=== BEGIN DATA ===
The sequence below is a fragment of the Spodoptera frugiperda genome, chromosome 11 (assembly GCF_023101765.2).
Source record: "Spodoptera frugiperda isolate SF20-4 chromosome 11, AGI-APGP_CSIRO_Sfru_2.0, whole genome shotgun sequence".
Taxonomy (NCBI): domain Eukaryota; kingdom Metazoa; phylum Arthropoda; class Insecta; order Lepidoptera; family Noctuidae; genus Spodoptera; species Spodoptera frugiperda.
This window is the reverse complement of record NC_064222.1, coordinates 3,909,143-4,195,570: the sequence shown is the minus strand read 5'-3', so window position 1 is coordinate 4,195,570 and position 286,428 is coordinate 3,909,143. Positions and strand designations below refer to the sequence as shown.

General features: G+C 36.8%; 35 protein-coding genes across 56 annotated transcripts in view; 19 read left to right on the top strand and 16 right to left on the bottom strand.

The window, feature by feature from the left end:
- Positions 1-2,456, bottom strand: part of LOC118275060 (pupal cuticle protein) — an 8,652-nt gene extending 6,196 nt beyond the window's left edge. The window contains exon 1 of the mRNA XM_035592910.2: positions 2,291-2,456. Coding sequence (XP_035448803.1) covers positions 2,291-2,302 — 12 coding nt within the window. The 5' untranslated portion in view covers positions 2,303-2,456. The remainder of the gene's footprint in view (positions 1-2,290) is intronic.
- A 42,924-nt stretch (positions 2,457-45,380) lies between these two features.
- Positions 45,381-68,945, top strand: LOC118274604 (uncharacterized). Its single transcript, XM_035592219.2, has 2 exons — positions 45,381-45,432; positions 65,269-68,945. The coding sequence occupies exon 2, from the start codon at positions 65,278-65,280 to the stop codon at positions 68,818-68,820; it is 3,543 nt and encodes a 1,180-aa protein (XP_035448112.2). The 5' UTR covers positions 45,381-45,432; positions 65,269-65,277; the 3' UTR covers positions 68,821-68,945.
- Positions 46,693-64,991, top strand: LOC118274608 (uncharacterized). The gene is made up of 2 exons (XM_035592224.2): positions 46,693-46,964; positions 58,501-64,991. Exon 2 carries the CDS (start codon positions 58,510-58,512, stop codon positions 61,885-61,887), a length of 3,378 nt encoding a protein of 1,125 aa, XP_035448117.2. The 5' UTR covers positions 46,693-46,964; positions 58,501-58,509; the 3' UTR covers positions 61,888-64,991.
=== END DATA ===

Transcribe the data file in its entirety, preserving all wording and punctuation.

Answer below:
The sequence below is a fragment of the Spodoptera frugiperda genome, chromosome 11 (assembly GCF_023101765.2).
Source record: "Spodoptera frugiperda isolate SF20-4 chromosome 11, AGI-APGP_CSIRO_Sfru_2.0, whole genome shotgun sequence".
Taxonomy (NCBI): domain Eukaryota; kingdom Metazoa; phylum Arthropoda; class Insecta; order Lepidoptera; family Noctuidae; genus Spodoptera; species Spodoptera frugiperda.
This window is the reverse complement of record NC_064222.1, coordinates 3,909,143-4,195,570: the sequence shown is the minus strand read 5'-3', so window position 1 is coordinate 4,195,570 and position 286,428 is coordinate 3,909,143. Positions and strand designations below refer to the sequence as shown.

General features: G+C 36.8%; 35 protein-coding genes across 56 annotated transcripts in view; 19 read left to right on the top strand and 16 right to left on the bottom strand.

The window, feature by feature from the left end:
- Positions 1-2,456, bottom strand: part of LOC118275060 (pupal cuticle protein) — an 8,652-nt gene extending 6,196 nt beyond the window's left edge. The window contains exon 1 of the mRNA XM_035592910.2: positions 2,291-2,456. Coding sequence (XP_035448803.1) covers positions 2,291-2,302 — 12 coding nt within the window. The 5' untranslated portion in view covers positions 2,303-2,456. The remainder of the gene's footprint in view (positions 1-2,290) is intronic.
- A 42,924-nt stretch (positions 2,457-45,380) lies between these two features.
- Positions 45,381-68,945, top strand: LOC118274604 (uncharacterized). Its single transcript, XM_035592219.2, has 2 exons — positions 45,381-45,432; positions 65,269-68,945. The coding sequence occupies exon 2, from the start codon at positions 65,278-65,280 to the stop codon at positions 68,818-68,820; it is 3,543 nt and encodes a 1,180-aa protein (XP_035448112.2). The 5' UTR covers positions 45,381-45,432; positions 65,269-65,277; the 3' UTR covers positions 68,821-68,945.
- Positions 46,693-64,991, top strand: LOC118274608 (uncharacterized). The gene is made up of 2 exons (XM_035592224.2): positions 46,693-46,964; positions 58,501-64,991. Exon 2 carries the CDS (start codon positions 58,510-58,512, stop codon positions 61,885-61,887), a length of 3,378 nt encoding a protein of 1,125 aa, XP_035448117.2. The 5' UTR covers positions 46,693-46,964; positions 58,501-58,509; the 3' UTR covers positions 61,888-64,991.